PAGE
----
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The Trauma of Work

A taboo topic. Reserved for private conversations with spouses, therapists, and your closest coworkers. To admit the level of human suffering and disconnection that occurs at moments throughout our careers would have us face an ugly truth. The success, wealth and innovation that we enjoy and benefit from is riddled with sacrifice -- the sacrifice of time, health, emotional energy, confidence, and sometimes even ethics. Think about your career. Was there a time when the compulsion to win or be better had you prioritizing another task over being present at home with those you love? Did that happen one night or every night over a decade? Has the high energy revving that feels required to perform been subsidized by sugar, caffeine, drugs… and created a body you don’t feel absolutely comfortable being in? Is your confidence and value dependent on your paycheck or title? Have you surrendered who you are in order to become who you need to be in a system that only values the acquisition of people (audience) and things (money money money)?


Guilt, shame and regret are woven into the fabric of what it means to be a professional. And these foundational emotions drive our way of working and being with ourselves that are not in service to our greatest good and that to the whole, but instead in service of a system that rewards few and creates fear in many.


What if I told you there’s someone on your team having panic attacks because of their workload? That there’s someone on your team who has lost confidence in who they are because of how they have been received at work? That there’s someone on your team fighting a very real battle with their own self-worth, which is manifesting itself in gossip, sabotage of teammates, and brutal honesty spoken with a belittling tongue instead of encouragement? And worse, that there’s someone actively rejecting who they are to become who you want them to be in an effort to be accepted and to matter?


Work is where the majority of us spend most of our waking hours from our twenties well into early aging. And we operate within it as if it’s a binary place of productivity and progress. But it has the potential to be a place of transcendence and deep connection. A place that can heal trauma or create it.


A year apart, a year with less communication and likely more financial stress, creates separation. As a leader, you have a choice: What environment do you want to establish for your team? For you? Below are the five truths of compassionate workplaces. There are likely more; I encourage you to create your own and operate as if they are law. See what happens -- how productivity, innovation, collaboration and morale shift.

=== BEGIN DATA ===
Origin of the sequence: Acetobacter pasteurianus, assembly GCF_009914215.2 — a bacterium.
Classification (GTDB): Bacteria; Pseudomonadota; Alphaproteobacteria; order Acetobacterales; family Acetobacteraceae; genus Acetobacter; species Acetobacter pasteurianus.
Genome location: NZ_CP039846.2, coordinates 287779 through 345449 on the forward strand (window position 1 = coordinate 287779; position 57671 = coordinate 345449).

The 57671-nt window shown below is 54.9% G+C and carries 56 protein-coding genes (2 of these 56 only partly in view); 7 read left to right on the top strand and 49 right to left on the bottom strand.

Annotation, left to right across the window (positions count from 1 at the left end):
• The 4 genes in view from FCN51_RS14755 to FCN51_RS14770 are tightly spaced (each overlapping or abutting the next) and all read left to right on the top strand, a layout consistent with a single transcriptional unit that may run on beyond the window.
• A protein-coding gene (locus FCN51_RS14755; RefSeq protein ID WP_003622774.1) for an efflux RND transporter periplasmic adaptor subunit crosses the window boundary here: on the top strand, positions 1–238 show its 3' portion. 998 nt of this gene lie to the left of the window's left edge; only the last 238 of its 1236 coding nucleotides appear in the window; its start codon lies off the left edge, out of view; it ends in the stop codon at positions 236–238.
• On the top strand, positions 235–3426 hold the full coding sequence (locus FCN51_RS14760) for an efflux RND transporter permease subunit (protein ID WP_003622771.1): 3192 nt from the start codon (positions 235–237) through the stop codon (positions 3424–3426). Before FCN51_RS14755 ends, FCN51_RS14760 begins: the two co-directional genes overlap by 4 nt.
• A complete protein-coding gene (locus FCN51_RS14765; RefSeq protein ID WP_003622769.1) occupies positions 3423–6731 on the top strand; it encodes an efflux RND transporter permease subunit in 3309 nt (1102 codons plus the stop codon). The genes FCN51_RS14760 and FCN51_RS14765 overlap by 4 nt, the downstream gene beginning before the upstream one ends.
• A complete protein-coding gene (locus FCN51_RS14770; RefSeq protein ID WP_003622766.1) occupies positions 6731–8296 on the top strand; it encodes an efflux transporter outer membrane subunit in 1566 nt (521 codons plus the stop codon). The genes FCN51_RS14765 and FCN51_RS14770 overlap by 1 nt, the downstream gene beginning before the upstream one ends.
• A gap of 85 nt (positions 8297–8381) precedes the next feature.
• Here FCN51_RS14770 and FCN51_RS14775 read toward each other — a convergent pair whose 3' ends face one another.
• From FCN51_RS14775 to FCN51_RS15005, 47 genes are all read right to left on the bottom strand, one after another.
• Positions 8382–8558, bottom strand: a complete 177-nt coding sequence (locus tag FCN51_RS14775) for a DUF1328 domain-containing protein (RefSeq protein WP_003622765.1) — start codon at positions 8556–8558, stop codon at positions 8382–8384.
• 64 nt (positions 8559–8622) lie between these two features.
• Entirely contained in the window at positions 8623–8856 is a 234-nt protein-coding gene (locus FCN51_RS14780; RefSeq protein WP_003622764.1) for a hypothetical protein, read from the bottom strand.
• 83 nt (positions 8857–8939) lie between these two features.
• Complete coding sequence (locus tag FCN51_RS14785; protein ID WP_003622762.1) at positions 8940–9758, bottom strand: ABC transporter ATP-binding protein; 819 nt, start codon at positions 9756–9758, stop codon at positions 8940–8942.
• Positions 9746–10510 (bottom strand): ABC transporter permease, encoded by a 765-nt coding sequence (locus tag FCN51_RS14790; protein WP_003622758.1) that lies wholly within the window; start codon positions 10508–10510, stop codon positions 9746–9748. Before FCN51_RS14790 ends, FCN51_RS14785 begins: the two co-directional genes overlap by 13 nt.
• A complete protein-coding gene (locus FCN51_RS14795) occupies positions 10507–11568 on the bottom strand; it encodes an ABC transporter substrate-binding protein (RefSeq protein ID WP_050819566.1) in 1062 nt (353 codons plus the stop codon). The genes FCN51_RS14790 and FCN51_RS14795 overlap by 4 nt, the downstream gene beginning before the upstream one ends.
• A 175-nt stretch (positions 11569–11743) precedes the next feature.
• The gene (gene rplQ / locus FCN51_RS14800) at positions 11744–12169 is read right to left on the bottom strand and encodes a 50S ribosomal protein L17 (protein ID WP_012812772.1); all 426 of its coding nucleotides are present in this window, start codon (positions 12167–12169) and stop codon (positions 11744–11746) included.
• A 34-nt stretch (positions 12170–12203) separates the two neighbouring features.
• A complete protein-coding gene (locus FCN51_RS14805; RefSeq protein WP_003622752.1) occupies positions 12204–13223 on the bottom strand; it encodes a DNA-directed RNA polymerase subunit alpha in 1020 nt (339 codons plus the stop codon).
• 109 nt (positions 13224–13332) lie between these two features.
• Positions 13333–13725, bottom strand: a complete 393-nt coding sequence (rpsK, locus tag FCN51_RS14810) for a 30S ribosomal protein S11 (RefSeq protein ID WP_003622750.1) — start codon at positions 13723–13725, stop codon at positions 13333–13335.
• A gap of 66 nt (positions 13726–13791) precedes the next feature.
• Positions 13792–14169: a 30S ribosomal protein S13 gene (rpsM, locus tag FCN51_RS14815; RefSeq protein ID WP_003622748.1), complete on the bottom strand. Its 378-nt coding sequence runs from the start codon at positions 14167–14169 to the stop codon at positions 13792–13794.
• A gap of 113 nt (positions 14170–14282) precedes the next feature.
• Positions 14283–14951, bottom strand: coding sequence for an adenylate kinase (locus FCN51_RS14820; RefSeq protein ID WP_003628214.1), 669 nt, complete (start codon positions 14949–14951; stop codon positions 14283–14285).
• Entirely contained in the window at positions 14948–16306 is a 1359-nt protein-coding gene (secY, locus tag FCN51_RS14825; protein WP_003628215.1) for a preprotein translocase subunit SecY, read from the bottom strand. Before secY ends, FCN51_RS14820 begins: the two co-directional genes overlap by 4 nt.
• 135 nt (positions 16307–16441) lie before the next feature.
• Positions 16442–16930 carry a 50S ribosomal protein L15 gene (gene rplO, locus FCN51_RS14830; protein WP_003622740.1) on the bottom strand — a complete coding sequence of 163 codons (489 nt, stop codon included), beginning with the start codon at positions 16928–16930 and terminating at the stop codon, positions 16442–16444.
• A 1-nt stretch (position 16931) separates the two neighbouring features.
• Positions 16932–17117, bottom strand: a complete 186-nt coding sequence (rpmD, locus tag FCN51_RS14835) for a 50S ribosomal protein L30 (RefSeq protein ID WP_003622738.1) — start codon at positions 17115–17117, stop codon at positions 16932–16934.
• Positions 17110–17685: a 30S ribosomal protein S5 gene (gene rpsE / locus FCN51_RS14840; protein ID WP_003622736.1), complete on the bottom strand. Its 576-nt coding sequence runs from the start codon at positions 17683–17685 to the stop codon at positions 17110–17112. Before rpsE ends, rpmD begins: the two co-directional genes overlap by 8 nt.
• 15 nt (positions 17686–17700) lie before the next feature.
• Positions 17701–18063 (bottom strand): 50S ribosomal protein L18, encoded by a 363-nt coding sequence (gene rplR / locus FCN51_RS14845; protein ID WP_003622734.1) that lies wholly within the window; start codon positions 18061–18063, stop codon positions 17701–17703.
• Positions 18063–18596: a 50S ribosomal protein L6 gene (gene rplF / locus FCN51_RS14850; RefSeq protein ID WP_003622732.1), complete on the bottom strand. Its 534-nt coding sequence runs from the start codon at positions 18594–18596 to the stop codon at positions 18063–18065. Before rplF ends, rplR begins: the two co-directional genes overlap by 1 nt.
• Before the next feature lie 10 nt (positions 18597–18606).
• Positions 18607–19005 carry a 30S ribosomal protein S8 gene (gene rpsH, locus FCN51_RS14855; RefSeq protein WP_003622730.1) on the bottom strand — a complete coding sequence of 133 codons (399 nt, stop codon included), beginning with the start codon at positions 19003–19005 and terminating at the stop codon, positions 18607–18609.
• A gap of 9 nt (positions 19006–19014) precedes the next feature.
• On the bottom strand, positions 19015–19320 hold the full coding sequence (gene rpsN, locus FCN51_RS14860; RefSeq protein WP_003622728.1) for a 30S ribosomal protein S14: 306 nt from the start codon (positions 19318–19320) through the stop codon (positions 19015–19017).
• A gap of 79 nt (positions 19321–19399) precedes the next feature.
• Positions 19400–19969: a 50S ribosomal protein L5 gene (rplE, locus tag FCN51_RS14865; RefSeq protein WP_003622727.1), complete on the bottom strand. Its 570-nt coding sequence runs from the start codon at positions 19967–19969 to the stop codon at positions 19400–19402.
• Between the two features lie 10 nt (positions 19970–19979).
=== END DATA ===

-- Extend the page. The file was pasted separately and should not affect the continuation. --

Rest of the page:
A compassionate workplace...

  1. Honors diversity in working styles and needs (rather than defaulting to the loudest/most visible)

  2. Designs processes that serve the contributors as well as the customers

  3. Has zero-tolerance for bullying of any kind and removes, repairs, and remedies with swift action

  4. Is grounded in the belief that ROI includes an employee morale factor - profit x happiness index = real impact (for customers and the human lives within your office)

  5. Is committed to identifying zones of genius and moving or removing team members who are simply competent or worse, incompetent, at their job


Collective Gain has been called to support several executive peers and teams in the height of their dysfunction. Our approach is grounded in these five principles.

We see the world through a lens that has been shaped by our life experiences, which filters everything into where we are right and others are wrong (blame) and often assuming the worst possible intent on the part of those around us. Being left off a meeting invite, for example, turns into fear that you will be let go soon and replaced and the meeting organizer trying to sabotage your career. Or you assign incompetence to a fellow leader who isn’t running their department in a way that you think better serves your team and the company. Our need to be right, which can make us defensive, is our need to survive and win. A mindset built on scarcity bred by hierarchy and competition.


The best leaders sit from a position of curiosity and compassion, seeing work and life as if they are looking through a prism, where their POV is one of many, where meaning comes in many forms, and the only way to arrive at truth, and therefore efficient action, is through thoughtful inquiry with an open mind and a commitment to expanded thinking and impact.


Think about what it will take for you to adjust your approach to one of inclusivity, inquiry and impact. Where does the essence of the work you’re doing feel anemic and undefined? What processes need to change? What back-office chatter needs to be surfaced or stopped? What alignment needs to happen between teams? What beliefs need to be seen and expanded? What fears addressed?


There are many approaches to team and peer development that can create alignment and a cooperative working environment where everyone can thrive. However, these five pillars built on inclusivity, inquiry and impact promise an experience of work that lifts people up, unearths genius talent and delivers customer and employee delight alike.


If you have a team or leaders who need to be realigned to this way of working, we are here to guide the conversation and shape this new thinking. Contact us to receive information on the support we can provide.

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I started Collective Gain out of a desire make work better, where being on a magic team was the norm vs. a rare chance occurrence. Through coaching, I discovered deep self-awareness, new perspectives and ways of working that I am passionate about bringing to you.

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